Butcher Bird

Butcher Bird Spyder Lee is a happy man who lives in San Francisco and owns a tattoo shop One night an angry demon tries to bite his head off before he s saved by a stranger The demon infected Spyder with something

  • Title: Butcher Bird
  • Author: Richard Kadrey
  • ISBN: null
  • Page: 324
  • Format: Kindle Edition
  • Spyder Lee is a happy man who lives in San Francisco and owns a tattoo shop One night an angry demon tries to bite his head off before he s saved by a stranger The demon infected Spyder with something awful the truth He can suddenly see the world as it really is full of angels and demons and monsters and monster hunters A world full of black magic and mysteries TheSpyder Lee is a happy man who lives in San Francisco and owns a tattoo shop One night an angry demon tries to bite his head off before he s saved by a stranger The demon infected Spyder with something awful the truth He can suddenly see the world as it really is full of angels and demons and monsters and monster hunters A world full of black magic and mysteries These are the Dominions, parallel worlds full of wonder, beauty and horror The Black Clerks, infinitely old and infinitely powerful beings whose job it is to keep the Dominions in balance, seem to have new interests and a whole new agenda Dropped into the middle of a conflict between the Black Clerks and other forces he doesn t fully understand, Spyder finds himself looking for a magic book with the blind swordswoman who saved him Their journey will take them from deserts to lush palaces, to underground caverns, to the heart of Hell itself.
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      Posted by:Richard Kadrey
      Published :2019-02-10T21:49:30+00:00

    567 Comment

    • Jeremiah Genest says:

      There are basically two versions of hell and more importantly Lucifer existent in modern fantasy, and pretty much the western imagination, Dante’s and Milton’s. Oh sure there are a few other versions out there, like Blake’s, but frankly they don’t have the staying power of those two models.Butcher Bird is Milton all the way. Milton as imagined in the hazy postmodern pagan relativistic world we exist in. Its Gaiman’s Lucifer and the Lucifer we’ve seen in so many other fantasy novels. [...]

    • James says:

      Man, if this is the state of contemporary literature, there is little hope for the written word. Like wading through a prose version of the mediocre dregs of Deviant Art; all edge for the sake of edge. This is the kind of tripe middle aged "social outliers" write in coffee shops in the hopes that some pale beauty will take notice. This is writing without skill and blind to art.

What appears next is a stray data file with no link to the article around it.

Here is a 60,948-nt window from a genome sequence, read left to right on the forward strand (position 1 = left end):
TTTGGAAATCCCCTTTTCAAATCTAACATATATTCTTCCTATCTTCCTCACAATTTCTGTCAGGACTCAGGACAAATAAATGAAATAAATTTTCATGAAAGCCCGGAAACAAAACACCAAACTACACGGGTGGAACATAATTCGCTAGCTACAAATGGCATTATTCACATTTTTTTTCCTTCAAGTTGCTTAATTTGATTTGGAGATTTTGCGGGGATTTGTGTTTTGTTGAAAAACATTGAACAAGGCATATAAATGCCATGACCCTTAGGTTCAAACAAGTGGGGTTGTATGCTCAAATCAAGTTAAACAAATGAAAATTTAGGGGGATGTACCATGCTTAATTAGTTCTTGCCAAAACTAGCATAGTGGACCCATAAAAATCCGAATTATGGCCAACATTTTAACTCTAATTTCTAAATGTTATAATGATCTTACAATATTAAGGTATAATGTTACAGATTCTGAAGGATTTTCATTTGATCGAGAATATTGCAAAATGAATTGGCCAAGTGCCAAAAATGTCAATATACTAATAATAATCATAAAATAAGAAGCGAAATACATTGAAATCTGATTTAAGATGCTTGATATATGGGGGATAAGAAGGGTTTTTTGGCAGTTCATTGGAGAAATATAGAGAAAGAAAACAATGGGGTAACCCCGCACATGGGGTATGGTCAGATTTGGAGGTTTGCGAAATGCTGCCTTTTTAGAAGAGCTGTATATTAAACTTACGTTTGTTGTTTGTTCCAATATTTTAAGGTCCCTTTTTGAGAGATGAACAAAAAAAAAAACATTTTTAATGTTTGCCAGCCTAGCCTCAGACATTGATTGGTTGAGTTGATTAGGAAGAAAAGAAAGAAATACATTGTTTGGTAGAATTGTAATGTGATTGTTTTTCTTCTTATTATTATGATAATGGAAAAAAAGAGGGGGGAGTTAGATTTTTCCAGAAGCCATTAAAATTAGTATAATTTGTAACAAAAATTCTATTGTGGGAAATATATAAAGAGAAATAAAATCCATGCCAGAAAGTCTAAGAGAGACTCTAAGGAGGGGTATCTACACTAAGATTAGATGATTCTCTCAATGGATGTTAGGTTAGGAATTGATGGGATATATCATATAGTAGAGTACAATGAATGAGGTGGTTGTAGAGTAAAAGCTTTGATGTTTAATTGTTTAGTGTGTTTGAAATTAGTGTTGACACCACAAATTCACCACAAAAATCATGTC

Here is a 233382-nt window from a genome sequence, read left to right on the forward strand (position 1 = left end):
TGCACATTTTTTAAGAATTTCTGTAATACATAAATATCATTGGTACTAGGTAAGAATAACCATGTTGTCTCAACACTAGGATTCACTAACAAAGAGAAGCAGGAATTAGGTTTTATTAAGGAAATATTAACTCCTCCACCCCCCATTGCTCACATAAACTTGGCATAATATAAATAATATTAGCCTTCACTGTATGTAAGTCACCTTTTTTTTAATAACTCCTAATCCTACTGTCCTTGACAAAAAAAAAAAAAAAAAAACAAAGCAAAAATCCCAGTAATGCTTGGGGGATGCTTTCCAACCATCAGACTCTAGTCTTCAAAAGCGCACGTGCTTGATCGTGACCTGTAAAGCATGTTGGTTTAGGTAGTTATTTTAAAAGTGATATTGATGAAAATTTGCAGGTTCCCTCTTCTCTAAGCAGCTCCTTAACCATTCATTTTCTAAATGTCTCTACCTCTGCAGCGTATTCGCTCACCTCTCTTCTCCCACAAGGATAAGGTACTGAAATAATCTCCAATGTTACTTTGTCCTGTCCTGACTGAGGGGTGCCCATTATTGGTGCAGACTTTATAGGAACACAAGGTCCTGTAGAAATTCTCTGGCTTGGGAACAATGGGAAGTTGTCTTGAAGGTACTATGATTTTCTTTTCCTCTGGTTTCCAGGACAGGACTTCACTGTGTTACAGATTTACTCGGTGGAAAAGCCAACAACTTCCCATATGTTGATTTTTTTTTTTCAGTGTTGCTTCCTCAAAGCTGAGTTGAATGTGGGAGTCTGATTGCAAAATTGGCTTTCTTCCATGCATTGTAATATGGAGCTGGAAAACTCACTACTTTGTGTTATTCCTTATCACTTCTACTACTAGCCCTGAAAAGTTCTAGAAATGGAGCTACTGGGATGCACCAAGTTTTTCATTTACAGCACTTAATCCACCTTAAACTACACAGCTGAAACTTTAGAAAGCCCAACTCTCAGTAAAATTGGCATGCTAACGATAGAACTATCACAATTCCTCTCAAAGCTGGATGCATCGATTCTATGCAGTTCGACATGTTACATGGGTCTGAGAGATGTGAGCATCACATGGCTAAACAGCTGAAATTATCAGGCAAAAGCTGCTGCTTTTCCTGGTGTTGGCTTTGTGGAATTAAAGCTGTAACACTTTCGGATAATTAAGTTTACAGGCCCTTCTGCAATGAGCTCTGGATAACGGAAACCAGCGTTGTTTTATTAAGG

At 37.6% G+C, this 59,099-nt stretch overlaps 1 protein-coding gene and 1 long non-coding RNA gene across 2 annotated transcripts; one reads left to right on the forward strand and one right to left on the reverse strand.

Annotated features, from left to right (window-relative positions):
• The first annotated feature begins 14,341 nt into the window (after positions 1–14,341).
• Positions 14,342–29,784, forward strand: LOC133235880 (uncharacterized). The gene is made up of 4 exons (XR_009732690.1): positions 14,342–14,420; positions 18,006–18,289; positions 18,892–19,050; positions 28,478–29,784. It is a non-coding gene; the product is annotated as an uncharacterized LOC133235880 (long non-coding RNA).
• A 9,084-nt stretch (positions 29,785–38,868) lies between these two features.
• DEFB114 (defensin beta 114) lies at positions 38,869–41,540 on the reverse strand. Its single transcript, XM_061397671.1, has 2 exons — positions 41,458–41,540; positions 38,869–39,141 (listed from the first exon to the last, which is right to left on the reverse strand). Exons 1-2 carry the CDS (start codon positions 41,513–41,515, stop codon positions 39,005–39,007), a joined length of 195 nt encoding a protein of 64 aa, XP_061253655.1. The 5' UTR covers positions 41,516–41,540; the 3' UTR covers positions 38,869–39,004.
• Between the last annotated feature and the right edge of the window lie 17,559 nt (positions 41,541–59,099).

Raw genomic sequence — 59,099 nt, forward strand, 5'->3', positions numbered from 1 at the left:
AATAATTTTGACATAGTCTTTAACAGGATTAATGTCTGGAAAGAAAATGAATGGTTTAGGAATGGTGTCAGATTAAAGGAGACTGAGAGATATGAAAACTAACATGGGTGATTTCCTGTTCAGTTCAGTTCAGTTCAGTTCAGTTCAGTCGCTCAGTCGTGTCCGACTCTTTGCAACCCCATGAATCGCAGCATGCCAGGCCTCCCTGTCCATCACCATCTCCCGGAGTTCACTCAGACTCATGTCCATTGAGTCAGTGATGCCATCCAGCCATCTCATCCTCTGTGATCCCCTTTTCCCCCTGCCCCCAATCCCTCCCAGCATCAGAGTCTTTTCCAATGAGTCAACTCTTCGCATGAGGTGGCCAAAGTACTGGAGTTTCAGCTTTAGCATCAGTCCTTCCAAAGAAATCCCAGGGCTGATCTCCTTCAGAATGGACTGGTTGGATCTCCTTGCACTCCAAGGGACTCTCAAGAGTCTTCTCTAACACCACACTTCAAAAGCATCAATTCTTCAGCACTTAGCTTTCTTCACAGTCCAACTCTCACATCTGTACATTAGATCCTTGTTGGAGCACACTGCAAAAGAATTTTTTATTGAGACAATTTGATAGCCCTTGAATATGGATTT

• Althea Ann says:

      I felt like I am part of the target audience for this book. On the other hand, I felt like the book did a bit too much poking about that: “Hey! This is a book just for people like you! Who like tattoos! And bars! And are into mythology and fantasy! You’re badass and cool! Check it out!” Yeah, ok. Unfortunately, I sort of felt like the ‘cool’ stuff was a veneer laid over a fairly typical and not-that-riveting quest fantasy. Who the characters were didn’t really affect or inform what h [...]

    • Loren says:

      The book started slowly and the characters' hipster snark grated on me enough that I might have put the book down except that it had come so highly recommended. The pace picked up the deeper in I went, to the point that it was hard to put the book down to go to the publisher's party Friday night.I'm told that Sandman Slim (Kadrey's newest) is even better.In Butcher Bird, it was refreshing to read about a truly honest, truly compassionate male character who wears his heart on his sleeve. The othe [...]

    • Thomas says:

      I've had my fill of urban fantasy. It's as played out as a Scarface t-shirt.Really, I should only be mad at myself. I read about this book on the movie news website CHUD, and they never reviews books. It was five stars all the way, and promised an exciting new voice. So I picked it up in the bookstore, and there was a blurb from William Gibson, telling me: if you like Juxtapoz, you'll love Butcher Bird!The cover art gave me misgivings. It's very well painted, but it had me thinking 'This is that [...]

    • Jason says:

      4 Stars for funHaving read the first two Sandman Slim novels I decided to go back and read some older stuff by Kadrey.  I was not disappointed. Like the Sandman Slim novels this book centers on demons, angels, monsters, and even Lucifer himself.Comparing this book to the later Sandman Slim novels shows many of the flaws of this being an early work. Overall, this book plays along main stream avenues, the plot, the conflicts, and the outcome can all be seen from a mile a way. Even the ending has [...]

    • Kiki says:

      I would give the first half of this book two stars and the second half four, if I could. The beginning is like a summary of a better book, lacking in sufficient world building. I'm guessing that this is because Kadrey came from short stories, and you generally get plot, character or theme in short stories, not all three. His later books are much better in this respect, so he either got a better editor, or just plain got better.OK. I'm going to be all kinds of judgey about people now, so skip thi [...]

    • Kristen says: